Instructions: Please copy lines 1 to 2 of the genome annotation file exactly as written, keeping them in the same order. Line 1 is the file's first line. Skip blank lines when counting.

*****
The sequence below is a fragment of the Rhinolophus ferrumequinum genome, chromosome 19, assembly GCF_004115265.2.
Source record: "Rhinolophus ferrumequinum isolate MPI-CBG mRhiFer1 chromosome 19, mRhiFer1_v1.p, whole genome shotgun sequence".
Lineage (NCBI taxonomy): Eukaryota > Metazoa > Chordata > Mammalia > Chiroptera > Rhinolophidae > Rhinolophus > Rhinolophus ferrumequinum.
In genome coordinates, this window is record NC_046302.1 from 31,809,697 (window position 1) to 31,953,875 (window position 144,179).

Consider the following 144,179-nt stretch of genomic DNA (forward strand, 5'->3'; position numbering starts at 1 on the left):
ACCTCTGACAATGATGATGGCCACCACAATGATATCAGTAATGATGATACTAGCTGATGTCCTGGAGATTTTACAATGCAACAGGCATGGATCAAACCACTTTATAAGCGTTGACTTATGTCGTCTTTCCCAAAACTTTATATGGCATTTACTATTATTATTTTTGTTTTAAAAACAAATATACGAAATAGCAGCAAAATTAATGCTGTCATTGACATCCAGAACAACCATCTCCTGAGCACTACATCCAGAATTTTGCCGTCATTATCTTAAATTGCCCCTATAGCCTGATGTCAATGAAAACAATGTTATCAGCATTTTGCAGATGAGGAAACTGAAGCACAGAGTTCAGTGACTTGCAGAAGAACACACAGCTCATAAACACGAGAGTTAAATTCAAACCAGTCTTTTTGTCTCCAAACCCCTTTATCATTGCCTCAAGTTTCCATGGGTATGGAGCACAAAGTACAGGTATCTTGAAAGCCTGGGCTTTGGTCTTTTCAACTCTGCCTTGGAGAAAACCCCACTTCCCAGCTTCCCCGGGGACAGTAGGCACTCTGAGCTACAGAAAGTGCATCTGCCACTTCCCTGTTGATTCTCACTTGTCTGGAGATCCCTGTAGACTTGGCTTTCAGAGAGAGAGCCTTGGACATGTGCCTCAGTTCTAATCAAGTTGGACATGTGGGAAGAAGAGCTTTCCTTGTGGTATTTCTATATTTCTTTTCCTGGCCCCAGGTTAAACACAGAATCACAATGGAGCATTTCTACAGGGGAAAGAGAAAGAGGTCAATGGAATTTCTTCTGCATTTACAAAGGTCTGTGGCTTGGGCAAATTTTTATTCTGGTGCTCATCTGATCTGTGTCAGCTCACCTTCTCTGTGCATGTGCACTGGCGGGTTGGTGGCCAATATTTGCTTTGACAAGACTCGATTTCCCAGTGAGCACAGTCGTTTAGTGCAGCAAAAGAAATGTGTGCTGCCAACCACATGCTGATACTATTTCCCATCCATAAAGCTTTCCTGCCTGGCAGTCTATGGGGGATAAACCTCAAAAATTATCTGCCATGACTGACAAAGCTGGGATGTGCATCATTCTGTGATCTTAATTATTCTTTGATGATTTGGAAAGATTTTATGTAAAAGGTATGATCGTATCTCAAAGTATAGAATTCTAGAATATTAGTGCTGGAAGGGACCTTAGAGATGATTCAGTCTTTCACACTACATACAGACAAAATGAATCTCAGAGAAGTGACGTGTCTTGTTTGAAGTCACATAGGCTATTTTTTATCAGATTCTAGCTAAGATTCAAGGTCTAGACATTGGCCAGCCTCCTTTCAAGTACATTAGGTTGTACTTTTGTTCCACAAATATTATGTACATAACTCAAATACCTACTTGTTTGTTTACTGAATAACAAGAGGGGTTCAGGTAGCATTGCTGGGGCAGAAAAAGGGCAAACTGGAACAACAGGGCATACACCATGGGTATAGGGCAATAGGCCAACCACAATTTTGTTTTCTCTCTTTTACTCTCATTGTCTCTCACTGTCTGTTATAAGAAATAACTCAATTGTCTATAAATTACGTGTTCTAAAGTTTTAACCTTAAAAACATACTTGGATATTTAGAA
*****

The sequence below is a fragment of the Rhinolophus ferrumequinum genome, chromosome 19, assembly GCF_004115265.2.
Source record: "Rhinolophus ferrumequinum isolate MPI-CBG mRhiFer1 chromosome 19, mRhiFer1_v1.p, whole genome shotgun sequence".